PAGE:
Some people know by the time they’re six years old that when they grow up, they want to be a pediatric surgeon or a college professor or an actress. For them, a clear path is mapped out: a list of steps they should follow to land themselves right where they need to be. But the answers aren’t always that obvious; sometimes, it takes a few rounds of trial and error to really find your place in the working world. A good way to tell where your true interests lie is to look at what you do in your free time or where your mind wanders off to when you’re not swamped with work.

As you continue to develop your passions, Shea Drake, business analyst at Verizon, recommends finding ways to work them into your day-to-day tasks. Maybe you really enjoy travel photography but you currently work as a marketing representative. Look for opportunities to put your eye for photography to good use, like selecting a few amazing shots for an upcoming newsletter you’re working on. According to Drake, not only will this keep you interested at work but it will also let your supervisors and coworkers know of any hidden talents you have that might be beneficial to your company. Karson Humiston, CEO of Vangst Talent Network—a leading staffing agency for the cannabis industry—adds, “Your current position may not be your dream job, but there is no reason you can’t bring your ideas and specialties to senior employees [at the appropriate times].” Who knows? Soon, you might become the go-to person for whatever it is you truly love to do!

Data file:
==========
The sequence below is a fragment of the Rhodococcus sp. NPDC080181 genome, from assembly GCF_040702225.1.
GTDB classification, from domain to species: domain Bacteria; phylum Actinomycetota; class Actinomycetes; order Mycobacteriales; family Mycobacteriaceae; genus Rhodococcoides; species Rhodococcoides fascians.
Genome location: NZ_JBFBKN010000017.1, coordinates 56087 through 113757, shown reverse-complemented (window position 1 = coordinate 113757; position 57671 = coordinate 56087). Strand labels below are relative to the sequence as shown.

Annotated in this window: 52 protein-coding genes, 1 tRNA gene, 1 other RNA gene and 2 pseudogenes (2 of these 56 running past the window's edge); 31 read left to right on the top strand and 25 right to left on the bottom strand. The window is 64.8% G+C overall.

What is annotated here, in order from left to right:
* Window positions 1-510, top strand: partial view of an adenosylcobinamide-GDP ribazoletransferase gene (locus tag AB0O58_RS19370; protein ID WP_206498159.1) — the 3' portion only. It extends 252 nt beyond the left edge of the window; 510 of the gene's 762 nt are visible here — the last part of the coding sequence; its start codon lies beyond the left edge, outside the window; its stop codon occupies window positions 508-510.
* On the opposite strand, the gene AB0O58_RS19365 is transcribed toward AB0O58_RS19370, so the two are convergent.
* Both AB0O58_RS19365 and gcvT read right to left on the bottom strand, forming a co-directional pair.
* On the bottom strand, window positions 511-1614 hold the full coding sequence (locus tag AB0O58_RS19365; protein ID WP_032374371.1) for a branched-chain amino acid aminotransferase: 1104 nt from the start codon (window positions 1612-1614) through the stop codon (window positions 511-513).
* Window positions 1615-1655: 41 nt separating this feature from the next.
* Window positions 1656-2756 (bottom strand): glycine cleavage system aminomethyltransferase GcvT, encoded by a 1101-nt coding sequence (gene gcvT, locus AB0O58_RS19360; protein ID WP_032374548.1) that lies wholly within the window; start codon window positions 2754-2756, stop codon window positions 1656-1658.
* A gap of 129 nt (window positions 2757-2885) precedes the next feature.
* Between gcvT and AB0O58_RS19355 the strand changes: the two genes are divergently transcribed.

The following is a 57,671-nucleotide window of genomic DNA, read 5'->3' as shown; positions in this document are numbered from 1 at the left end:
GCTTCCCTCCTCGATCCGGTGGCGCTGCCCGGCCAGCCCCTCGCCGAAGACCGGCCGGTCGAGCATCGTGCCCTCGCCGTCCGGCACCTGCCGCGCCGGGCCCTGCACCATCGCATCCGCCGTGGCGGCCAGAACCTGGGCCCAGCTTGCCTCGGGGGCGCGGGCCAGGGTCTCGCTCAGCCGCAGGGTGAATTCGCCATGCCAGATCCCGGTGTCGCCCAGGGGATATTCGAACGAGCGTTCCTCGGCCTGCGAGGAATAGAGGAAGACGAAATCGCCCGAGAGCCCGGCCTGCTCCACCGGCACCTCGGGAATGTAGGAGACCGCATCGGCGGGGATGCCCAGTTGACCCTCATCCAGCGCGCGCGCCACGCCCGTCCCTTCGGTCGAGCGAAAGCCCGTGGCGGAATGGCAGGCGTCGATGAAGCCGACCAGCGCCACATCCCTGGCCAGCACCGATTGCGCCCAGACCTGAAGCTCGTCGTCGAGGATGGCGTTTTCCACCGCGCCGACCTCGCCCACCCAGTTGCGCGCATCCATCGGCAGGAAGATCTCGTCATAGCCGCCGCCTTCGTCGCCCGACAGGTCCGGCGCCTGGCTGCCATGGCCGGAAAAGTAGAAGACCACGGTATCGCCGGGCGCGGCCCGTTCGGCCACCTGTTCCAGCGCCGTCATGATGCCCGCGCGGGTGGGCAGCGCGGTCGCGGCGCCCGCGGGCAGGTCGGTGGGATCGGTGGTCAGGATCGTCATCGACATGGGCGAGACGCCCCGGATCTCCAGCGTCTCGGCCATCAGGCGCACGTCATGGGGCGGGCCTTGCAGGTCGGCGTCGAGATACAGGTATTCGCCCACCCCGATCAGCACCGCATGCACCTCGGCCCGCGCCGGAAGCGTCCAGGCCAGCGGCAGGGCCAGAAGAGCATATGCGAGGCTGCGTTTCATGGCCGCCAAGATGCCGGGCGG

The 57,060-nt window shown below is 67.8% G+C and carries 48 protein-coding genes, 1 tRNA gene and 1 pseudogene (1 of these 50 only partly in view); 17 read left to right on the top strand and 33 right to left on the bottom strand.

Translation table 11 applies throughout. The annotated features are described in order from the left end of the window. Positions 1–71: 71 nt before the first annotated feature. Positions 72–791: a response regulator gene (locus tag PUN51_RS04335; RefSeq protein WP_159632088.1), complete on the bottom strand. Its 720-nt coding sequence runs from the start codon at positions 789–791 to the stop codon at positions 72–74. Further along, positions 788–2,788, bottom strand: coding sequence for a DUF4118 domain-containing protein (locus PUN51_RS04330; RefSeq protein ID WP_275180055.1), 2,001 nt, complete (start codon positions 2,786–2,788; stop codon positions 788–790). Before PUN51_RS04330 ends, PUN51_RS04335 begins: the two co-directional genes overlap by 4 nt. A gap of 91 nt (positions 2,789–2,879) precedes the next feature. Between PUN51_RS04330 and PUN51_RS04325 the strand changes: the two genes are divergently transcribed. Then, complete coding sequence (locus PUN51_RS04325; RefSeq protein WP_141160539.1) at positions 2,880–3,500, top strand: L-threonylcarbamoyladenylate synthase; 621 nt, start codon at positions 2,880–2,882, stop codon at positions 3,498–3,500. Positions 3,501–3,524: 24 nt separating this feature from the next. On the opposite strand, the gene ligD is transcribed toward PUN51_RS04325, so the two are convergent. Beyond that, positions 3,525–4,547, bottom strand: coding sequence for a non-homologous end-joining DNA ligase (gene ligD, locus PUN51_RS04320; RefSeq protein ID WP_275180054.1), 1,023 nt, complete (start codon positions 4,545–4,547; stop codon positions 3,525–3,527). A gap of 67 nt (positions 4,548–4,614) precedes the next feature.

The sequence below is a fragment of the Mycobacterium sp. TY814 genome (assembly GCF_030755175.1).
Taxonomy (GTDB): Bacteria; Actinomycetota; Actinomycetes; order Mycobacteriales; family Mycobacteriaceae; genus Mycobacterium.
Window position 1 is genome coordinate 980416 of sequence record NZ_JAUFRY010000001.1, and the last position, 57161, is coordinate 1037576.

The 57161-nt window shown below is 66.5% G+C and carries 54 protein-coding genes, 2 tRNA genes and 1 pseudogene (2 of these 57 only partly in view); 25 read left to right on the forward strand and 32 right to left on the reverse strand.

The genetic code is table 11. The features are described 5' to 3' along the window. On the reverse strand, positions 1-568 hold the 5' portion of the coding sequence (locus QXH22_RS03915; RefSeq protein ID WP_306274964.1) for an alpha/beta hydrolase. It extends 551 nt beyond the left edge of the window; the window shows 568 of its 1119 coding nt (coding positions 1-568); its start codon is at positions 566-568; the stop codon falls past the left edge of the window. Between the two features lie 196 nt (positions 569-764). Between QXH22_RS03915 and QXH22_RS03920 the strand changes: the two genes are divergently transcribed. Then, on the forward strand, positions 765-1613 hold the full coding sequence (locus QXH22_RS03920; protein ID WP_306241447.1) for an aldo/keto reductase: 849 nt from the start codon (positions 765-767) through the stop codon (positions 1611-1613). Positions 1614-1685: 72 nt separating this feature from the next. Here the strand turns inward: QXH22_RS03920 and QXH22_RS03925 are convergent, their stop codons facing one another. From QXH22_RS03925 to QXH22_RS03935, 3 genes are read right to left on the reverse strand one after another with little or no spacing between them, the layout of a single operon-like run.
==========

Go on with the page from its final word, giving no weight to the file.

Related: 6 Reasons You Shouldn’t Settle for Your First Job Offer After Graduation

Working at a job that you don’t love can be mentally draining, but you shouldn’t be too discouraged. Instead, find ways to make it work for you. Mara Hyman, a recent graduate of USC, says that every job is a stepping-stone toward your dream job. “Even if your first job out of college is dull, or worse, something you dread, there is always something good that can come from it,” she says. Perhaps, you’ll learn a new skill that you can add to your resume or that will help you at a more suitable job later on. Perhaps, you’ll find yourself loving your current job more and more as you learn to appreciate all the lessons and opportunities it has to offer. If you're already a diligent worker, all you need now is a little passion. Don’t give up on your dreams, even if they’re constantly evolving and even if they seem far away.